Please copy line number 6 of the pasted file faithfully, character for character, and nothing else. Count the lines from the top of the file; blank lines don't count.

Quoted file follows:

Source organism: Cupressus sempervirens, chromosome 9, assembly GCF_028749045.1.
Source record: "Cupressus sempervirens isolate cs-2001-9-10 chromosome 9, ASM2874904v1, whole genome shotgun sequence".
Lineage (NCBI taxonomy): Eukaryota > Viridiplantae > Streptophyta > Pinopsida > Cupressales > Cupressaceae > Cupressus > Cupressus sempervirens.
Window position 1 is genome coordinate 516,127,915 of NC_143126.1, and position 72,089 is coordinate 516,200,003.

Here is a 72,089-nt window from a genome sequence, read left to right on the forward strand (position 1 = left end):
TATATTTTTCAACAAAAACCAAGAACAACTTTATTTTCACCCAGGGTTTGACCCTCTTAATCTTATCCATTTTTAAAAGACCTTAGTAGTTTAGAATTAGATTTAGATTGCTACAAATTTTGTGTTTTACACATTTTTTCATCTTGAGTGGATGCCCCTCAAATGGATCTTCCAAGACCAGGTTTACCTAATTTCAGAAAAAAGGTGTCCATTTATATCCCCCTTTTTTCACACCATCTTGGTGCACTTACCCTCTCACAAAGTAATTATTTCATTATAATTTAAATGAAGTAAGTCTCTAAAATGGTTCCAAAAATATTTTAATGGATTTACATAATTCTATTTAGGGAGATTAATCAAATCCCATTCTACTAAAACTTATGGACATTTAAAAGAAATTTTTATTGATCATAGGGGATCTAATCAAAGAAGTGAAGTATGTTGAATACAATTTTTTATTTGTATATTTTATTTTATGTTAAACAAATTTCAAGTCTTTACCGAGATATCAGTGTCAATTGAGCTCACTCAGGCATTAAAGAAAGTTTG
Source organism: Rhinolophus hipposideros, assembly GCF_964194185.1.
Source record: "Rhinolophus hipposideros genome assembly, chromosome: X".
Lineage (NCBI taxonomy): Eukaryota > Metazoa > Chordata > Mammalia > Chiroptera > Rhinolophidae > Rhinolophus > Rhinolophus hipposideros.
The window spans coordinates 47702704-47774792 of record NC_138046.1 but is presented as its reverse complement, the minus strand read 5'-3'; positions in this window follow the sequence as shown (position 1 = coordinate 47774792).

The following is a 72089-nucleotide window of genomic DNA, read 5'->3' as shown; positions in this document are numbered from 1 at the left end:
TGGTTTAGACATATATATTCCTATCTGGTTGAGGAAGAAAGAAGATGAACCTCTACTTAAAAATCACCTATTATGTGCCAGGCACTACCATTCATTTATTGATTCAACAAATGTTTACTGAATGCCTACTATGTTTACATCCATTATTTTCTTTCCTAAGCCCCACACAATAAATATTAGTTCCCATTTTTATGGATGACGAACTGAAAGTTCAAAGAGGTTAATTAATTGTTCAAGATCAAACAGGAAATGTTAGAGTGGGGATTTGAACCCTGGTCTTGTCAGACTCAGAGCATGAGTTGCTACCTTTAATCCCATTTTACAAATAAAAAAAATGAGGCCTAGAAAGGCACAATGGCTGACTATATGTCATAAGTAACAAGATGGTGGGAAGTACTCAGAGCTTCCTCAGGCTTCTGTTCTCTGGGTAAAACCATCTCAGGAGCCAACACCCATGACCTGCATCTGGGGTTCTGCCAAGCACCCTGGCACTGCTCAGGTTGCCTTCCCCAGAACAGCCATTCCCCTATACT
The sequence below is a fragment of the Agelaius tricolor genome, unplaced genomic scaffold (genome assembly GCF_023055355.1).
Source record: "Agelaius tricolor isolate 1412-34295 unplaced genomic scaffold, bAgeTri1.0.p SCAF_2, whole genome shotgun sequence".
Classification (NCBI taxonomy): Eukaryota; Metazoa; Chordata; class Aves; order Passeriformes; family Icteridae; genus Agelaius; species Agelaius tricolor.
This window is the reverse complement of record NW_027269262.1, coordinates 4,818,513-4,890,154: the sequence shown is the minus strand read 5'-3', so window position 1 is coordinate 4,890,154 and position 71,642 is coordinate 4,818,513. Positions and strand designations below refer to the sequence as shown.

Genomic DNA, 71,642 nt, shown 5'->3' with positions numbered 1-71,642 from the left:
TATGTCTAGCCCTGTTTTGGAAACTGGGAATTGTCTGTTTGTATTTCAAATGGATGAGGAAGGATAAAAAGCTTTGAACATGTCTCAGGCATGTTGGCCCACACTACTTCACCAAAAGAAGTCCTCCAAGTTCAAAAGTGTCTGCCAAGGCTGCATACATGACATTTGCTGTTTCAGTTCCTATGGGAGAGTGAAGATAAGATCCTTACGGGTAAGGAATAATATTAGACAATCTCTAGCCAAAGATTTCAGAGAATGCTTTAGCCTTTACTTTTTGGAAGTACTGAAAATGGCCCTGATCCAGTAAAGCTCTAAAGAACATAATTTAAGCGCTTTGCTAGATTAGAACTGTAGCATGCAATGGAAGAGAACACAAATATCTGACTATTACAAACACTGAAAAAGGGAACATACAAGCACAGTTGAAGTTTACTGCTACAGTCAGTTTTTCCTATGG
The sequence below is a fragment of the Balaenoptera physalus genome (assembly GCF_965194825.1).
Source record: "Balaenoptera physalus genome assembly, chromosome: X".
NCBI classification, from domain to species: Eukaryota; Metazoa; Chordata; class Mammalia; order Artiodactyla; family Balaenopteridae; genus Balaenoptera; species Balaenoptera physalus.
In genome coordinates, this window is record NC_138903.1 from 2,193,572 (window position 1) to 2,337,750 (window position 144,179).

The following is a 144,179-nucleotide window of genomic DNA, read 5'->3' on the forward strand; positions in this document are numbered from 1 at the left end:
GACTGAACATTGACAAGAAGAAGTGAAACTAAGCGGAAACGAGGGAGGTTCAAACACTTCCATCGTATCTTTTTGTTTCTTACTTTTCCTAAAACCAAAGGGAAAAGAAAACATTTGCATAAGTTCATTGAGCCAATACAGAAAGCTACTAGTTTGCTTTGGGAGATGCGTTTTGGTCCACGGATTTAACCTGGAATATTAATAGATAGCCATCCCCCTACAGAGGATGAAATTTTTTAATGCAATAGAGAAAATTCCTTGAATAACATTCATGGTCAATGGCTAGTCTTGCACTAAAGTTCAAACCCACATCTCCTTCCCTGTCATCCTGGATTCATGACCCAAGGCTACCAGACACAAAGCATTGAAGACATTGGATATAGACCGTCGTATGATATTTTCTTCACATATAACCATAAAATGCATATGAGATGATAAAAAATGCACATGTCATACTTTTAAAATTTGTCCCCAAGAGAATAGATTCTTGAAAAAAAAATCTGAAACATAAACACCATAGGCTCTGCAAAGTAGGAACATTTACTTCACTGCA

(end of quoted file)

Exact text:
TATATTTTTCAACAAAAACCAAGAACAACTTTATTTTCACCCAGGGTTTGACCCTCTTAATCTTATCCATTTTTAAAAGACCTTAGTAGTTTAGAATTAGATTTAGATTGCTACAAATTTTGTGTTTTACACATTTTTTCATCTTGAGTGGATGCCCCTCAAATGGATCTTCCAAGACCAGGTTTACCTAATTTCAGAAAAAAGGTGTCCATTTATATCCCCCTTTTTTCACACCATCTTGGTGCACTTACCCTCTCACAAAGTAATTATTTCATTATAATTTAAATGAAGTAAGTCTCTAAAATGGTTCCAAAAATATTTTAATGGATTTACATAATTCTATTTAGGGAGATTAATCAAATCCCATTCTACTAAAACTTATGGACATTTAAAAGAAATTTTTATTGATCATAGGGGATCTAATCAAAGAAGTGAAGTATGTTGAATACAATTTTTTATTTGTATATTTTATTTTATGTTAAACAAATTTCAAGTCTTTACCGAGATATCAGTGTCAATTGAGCTCACTCAGGCATTAAAGAAAGTTTG